Hawaiian Bonefishing By Derek Bachmann
Taking my new bride to Hawaii for our honeymoon provided an opportunity to try an endeavor I had yet to experience, Bonefishing on the fly! As the Director of Web Marketing for FlyFishUSA.com it provided the opportunity to test out a few new rods and reels for the occasion.
Iíll be the first to admit I donít get to fish as often as Iíd like to, but give me an opportunity to fly fish the salt and Iíll always jump on the chance.
Derek Bachmann with his first Hawaiian Bonefish
Bonefish are an amphidromous species, they live in inshore tropical waters and move onto shallow coral and sandy flats to feed on crustaceans, like the Mantis Shrimp, with the incoming tide. The scientific name for bonefish is "Albula vulpes" and is derived from Latin, justly translated as "White fox", as these fish are elusive, easily spooked, and you must be stealthy and smart in order hunt them down.
Honolulu right before Flossie is suppose to hit
The day began at 5:30 AM, 74F, with overcast skies, and rain in the forecast. Not optimal weather for flats fishing for monster bones. But I came here to fish and nothing short of a Hurricane was going to stop me from trying.
We met up with Captain Mike Hennessy, owner of Hawaii on the Fly, and he informed me that we had a narrow window for ďtailingĒ fish on the shallow flats before the tide came in. We headed out in his Action Craft flats boat in search of the ever skittish Hawaiian bonefish.
I grabbed my Winston BIIISX 890 with the new Waterworks/Lampson ARX 3.5 loaded with a SA Bonefish Taper Floating line. Mike attached a Cognac Mantis fly and we started wading the flats. After walking about 100 yards I spotted my first tail and Mike told me to cast my fly 30 feet.
BAM!!! First cast and fish on!!! It is no joke when a bonefish takes 150 yards of your backing before you can even blink. It wasnít a Monster, but it was a bonefish and thatís what I came here for! The fight only lasted for a few minutes but the initial take and run was exhilarating to say the least.
Not bad for first time bonefishing. I don't know who was more excited me or Mike? He kept saying, "Holy Cow, first cast and fish on!!!" I'm sure luck had a lot to do with it, but I give Mike most of the credit for all the tips and instruction he provided.
Mike Henessy & Derek Bachmann with a nice Hawaiian Bonefish
As the flats went from ankle deep to knee deep it was difficult to track these beautiful creatures while in the water, so Mike decided it was time to try some casting from the boat. I grabbed my Echo3 890SW with an Echo Ion 7/9 reel. As these bonefish were a little deeper I used the spool with the Airflo bonefish intermediate line. This rod was easy to cast and handle in fair winds. If the winds wouldn't have picked up to 15-20 MPH this combo would have been my choice because of the balance. Mike seemed to like the look and feel of this rod so I gave it to him to do a little more research at my expense.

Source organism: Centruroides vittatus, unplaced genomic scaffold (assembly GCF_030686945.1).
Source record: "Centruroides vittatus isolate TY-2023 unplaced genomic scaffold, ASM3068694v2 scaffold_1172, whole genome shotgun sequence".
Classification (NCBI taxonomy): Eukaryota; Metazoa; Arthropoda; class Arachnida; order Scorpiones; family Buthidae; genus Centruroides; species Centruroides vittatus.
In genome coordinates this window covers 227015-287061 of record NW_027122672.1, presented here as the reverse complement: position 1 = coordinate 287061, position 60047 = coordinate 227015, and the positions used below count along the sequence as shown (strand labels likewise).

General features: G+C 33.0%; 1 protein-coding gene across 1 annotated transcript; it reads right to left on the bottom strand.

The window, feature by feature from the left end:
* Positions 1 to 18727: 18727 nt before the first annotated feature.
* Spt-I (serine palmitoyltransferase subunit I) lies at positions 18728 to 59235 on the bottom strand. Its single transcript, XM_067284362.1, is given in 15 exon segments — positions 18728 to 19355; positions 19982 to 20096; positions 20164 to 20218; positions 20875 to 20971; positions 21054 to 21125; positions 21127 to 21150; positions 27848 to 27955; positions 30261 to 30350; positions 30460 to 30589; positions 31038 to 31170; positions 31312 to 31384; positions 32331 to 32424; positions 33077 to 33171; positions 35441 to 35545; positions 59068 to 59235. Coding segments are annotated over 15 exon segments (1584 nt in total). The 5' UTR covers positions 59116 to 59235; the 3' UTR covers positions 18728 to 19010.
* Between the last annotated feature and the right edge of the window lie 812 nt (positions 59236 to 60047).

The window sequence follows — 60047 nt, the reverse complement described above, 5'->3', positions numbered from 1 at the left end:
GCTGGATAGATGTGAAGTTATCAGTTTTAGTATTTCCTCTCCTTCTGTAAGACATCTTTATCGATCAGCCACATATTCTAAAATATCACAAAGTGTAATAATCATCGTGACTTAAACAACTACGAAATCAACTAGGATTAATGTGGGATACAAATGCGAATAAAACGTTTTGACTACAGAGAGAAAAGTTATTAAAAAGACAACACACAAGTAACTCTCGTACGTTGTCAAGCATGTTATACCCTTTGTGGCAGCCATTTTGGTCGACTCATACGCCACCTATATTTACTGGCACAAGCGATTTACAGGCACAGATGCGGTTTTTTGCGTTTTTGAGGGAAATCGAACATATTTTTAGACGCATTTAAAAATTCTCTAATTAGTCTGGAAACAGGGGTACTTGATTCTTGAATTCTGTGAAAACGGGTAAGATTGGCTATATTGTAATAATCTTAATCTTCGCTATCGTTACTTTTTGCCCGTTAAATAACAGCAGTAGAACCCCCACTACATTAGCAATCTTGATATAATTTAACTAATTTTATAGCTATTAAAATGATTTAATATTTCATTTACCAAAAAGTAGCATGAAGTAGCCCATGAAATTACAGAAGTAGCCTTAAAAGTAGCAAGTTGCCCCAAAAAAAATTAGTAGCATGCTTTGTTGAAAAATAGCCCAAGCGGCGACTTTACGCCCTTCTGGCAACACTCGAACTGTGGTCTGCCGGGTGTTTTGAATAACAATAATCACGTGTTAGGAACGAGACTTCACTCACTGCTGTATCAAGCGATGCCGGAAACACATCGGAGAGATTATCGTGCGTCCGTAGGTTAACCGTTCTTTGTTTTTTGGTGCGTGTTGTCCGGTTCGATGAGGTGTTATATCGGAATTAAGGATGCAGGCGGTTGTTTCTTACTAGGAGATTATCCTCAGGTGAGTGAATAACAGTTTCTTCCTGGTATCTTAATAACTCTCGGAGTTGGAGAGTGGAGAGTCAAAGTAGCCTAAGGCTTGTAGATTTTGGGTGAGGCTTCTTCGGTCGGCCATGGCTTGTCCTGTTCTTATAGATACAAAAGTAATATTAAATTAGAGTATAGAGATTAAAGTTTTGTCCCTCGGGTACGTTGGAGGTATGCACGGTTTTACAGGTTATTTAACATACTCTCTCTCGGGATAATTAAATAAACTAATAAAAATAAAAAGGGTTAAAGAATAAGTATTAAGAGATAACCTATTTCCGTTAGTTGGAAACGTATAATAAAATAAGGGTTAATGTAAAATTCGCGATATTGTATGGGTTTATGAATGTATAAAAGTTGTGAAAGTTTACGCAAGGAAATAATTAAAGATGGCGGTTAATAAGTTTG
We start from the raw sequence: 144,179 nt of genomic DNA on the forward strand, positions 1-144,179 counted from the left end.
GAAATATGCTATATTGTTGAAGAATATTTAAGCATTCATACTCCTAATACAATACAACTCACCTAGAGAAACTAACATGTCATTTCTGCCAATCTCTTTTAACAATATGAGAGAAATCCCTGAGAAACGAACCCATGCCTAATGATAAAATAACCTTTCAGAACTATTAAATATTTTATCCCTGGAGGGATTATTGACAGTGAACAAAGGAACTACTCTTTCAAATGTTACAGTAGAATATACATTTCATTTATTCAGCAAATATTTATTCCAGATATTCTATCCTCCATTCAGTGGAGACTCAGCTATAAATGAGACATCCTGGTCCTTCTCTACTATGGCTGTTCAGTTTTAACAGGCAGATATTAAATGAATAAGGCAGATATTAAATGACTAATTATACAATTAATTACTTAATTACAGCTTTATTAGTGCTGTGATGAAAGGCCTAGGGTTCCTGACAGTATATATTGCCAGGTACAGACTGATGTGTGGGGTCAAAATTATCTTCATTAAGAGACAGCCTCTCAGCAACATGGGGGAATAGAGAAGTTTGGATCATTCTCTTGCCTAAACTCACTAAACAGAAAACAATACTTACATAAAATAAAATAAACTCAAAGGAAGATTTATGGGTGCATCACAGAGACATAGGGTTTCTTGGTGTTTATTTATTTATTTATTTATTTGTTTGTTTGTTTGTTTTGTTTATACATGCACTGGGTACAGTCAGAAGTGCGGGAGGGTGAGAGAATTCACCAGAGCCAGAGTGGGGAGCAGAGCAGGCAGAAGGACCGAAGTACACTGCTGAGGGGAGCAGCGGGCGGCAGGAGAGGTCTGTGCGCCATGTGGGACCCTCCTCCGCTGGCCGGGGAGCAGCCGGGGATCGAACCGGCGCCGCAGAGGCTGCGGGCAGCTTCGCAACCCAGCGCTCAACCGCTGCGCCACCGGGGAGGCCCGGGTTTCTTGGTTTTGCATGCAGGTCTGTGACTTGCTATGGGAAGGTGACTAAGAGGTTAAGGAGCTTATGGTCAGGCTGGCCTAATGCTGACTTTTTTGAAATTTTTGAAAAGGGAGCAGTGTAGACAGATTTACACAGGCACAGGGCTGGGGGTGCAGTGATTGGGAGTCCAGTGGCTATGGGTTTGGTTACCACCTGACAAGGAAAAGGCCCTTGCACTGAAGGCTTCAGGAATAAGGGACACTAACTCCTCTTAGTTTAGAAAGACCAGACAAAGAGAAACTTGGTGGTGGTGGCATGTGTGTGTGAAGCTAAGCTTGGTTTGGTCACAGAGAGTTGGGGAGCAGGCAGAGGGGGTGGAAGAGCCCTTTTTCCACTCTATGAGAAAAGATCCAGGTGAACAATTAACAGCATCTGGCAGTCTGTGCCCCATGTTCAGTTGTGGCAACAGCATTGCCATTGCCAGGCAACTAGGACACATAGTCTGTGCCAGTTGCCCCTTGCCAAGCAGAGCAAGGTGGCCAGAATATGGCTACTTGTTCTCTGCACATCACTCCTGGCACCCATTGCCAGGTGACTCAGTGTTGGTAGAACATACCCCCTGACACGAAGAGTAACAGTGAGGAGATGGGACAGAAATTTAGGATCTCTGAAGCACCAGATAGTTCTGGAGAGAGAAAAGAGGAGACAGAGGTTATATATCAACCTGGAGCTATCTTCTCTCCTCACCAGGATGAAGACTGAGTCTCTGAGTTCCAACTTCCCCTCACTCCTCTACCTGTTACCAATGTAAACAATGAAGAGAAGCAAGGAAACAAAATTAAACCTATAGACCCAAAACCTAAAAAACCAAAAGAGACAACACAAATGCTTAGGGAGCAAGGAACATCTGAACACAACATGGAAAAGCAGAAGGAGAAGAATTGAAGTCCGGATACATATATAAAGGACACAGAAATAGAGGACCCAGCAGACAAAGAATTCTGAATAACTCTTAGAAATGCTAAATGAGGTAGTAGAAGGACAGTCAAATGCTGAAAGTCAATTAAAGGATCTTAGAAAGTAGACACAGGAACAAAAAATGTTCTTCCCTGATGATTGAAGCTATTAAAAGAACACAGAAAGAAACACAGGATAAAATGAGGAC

Testing the Echo3 Saltwater rod and Ion reel!
Next it was time to give the Sage One 990-4 and Able Super Series 7/8 reel a crack at these beasts of the flats. There is no doubt that this combo is nothing short of amazing not only because it is pretty to look at, but because it is so easy to cast.
To give you an Idea of how easy, I took my buddy Mark Stansbury, who has never even casted a fly rod, out to the flats on my last day in Hawaii. With 20 minutes of instruction he was putting the fly where I told him to. Of course if you're gonna hook someone on the sport of fly fishing, hand them the outfit that makes it all seem easy!
Sage ONE 990 + Abel Super Series 7/8 with bonefish pattern = AWESOME!
Between the overcast skies, rain, and the wind, our visibility into the water was not at its best. Fly fishing for bonefish is not a ďcast and prayĒ type of sport! We had a few breaks in the clouds over the next 4 hours and a few more chances at some monsters, but it seemed that they were just not ready to be caught or my lack of skill casting into the 15-20 MPH winds may have played a factor.
Mike Henessy of Hawaii on the Fly
There are many places to catch bonefish in the flats around Oahu, Hawaii, some you can drive or walk to, but I would recommend hiring a professional guide like Capt. Mike Hennessy of Hawaii on the Fly who knows where the big ones are and has the boat and the knowledge to get you there. Mike is one of those people that determines what type of person you are right away and then caters to your personality. He has a great sense of humor and is an amazing instructor with oodles of patience, which is something you absolutely need as a guide. His love of fly fishing for bonefish makes his job, if you can call it that, an adventure every day. Mike can be reached through his website Hawaii Fly Fishing Guides
or by calling him at (808) 366 7835 you will not regret!
Winston BIIISX 890 & Lampson ARX 3.5 reel "Lucky Combo"
Full write-up at: Fly Fishing Newsletter, Hawaiian Bonefish, 8 Weights, Simms Sun Apparel
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